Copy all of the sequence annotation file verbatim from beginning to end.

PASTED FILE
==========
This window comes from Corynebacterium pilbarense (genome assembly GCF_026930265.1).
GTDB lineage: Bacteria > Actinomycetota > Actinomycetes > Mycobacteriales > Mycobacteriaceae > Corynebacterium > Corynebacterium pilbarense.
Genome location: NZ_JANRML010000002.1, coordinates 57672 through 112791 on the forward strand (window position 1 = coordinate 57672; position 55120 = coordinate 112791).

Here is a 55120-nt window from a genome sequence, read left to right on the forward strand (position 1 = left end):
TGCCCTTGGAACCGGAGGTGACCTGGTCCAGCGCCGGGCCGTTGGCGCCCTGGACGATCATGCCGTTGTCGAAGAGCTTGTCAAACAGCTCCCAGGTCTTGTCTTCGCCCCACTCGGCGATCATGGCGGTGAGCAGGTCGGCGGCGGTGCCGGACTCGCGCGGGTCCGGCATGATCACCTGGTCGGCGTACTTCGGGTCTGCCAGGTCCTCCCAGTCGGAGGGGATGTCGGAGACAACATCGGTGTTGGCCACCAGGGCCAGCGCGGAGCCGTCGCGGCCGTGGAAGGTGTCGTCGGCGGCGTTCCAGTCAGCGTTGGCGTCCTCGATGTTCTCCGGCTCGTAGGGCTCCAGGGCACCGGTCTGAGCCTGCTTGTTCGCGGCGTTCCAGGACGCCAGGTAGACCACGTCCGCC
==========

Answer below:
This window comes from Corynebacterium pilbarense (genome assembly GCF_026930265.1).
GTDB lineage: Bacteria > Actinomycetota > Actinomycetes > Mycobacteriales > Mycobacteriaceae > Corynebacterium > Corynebacterium pilbarense.
Genome location: NZ_JANRML010000002.1, coordinates 57672 through 112791 on the forward strand (window position 1 = coordinate 57672; position 55120 = coordinate 112791).

Here is a 55120-nt window from a genome sequence, read left to right on the forward strand (position 1 = left end):
TGCCCTTGGAACCGGAGGTGACCTGGTCCAGCGCCGGGCCGTTGGCGCCCTGGACGATCATGCCGTTGTCGAAGAGCTTGTCAAACAGCTCCCAGGTCTTGTCTTCGCCCCACTCGGCGATCATGGCGGTGAGCAGGTCGGCGGCGGTGCCGGACTCGCGCGGGTCCGGCATGATCACCTGGTCGGCGTACTTCGGGTCTGCCAGGTCCTCCCAGTCGGAGGGGATGTCGGAGACAACATCGGTGTTGGCCACCAGGGCCAGCGCGGAGCCGTCGCGGCCGTGGAAGGTGTCGTCGGCGGCGTTCCAGTCAGCGTTGGCGTCCTCGATGTTCTCCGGCTCGTAGGGCTCCAGGGCACCGGTCTGAGCCTGCTTGTTCGCGGCGTTCCAGGACGCCAGGTAGACCACGTCCGCC